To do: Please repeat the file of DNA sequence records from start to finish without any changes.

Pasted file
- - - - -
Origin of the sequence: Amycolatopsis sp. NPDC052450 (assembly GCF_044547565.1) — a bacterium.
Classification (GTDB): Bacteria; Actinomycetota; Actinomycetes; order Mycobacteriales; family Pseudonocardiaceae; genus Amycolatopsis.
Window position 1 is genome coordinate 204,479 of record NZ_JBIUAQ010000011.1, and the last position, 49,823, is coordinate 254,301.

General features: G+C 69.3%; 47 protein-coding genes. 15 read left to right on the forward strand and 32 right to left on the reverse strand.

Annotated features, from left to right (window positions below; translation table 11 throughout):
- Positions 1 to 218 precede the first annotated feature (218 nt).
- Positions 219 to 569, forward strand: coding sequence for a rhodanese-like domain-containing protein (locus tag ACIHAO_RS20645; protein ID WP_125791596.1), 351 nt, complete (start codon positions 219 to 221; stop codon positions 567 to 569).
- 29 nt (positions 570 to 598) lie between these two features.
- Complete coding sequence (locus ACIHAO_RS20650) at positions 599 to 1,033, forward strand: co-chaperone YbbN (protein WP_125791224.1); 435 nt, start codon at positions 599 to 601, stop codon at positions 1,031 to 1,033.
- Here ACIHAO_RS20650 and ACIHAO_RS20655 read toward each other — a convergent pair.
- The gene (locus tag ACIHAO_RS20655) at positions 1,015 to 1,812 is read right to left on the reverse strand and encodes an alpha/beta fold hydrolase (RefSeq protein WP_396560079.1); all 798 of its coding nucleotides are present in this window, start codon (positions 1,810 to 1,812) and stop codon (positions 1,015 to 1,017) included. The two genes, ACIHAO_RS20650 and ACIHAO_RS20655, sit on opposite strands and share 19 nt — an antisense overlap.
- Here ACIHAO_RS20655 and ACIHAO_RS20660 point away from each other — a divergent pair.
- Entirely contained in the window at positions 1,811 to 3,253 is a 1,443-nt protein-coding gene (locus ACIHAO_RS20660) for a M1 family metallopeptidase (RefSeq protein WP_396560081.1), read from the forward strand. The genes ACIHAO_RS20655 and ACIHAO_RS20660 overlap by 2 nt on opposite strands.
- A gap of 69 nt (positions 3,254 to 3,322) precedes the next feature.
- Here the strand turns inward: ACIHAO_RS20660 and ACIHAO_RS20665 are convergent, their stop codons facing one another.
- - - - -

Origin of the sequence: Amycolatopsis sp. NPDC052450 (assembly GCF_044547565.1) — a bacterium.
Classification (GTDB): Bacteria; Actinomycetota; Actinomycetes; order Mycobacteriales; family Pseudonocardiaceae; genus Amycolatopsis.
Window position 1 is genome coordinate 204,479 of record NZ_JBIUAQ010000011.1, and the last position, 49,823, is coordinate 254,301.

General features: G+C 69.3%; 47 protein-coding genes. 15 read left to right on the forward strand and 32 right to left on the reverse strand.

Annotated features, from left to right (window positions below; translation table 11 throughout):
- Positions 1 to 218 precede the first annotated feature (218 nt).
- Positions 219 to 569, forward strand: coding sequence for a rhodanese-like domain-containing protein (locus tag ACIHAO_RS20645; protein ID WP_125791596.1), 351 nt, complete (start codon positions 219 to 221; stop codon positions 567 to 569).
- 29 nt (positions 570 to 598) lie between these two features.
- Complete coding sequence (locus ACIHAO_RS20650) at positions 599 to 1,033, forward strand: co-chaperone YbbN (protein WP_125791224.1); 435 nt, start codon at positions 599 to 601, stop codon at positions 1,031 to 1,033.
- Here ACIHAO_RS20650 and ACIHAO_RS20655 read toward each other — a convergent pair.
- The gene (locus tag ACIHAO_RS20655) at positions 1,015 to 1,812 is read right to left on the reverse strand and encodes an alpha/beta fold hydrolase (RefSeq protein WP_396560079.1); all 798 of its coding nucleotides are present in this window, start codon (positions 1,810 to 1,812) and stop codon (positions 1,015 to 1,017) included. The two genes, ACIHAO_RS20650 and ACIHAO_RS20655, sit on opposite strands and share 19 nt — an antisense overlap.
- Here ACIHAO_RS20655 and ACIHAO_RS20660 point away from each other — a divergent pair.
- Entirely contained in the window at positions 1,811 to 3,253 is a 1,443-nt protein-coding gene (locus ACIHAO_RS20660) for a M1 family metallopeptidase (RefSeq protein WP_396560081.1), read from the forward strand. The genes ACIHAO_RS20655 and ACIHAO_RS20660 overlap by 2 nt on opposite strands.
- A gap of 69 nt (positions 3,254 to 3,322) precedes the next feature.
- Here the strand turns inward: ACIHAO_RS20660 and ACIHAO_RS20665 are convergent, their stop codons facing one another.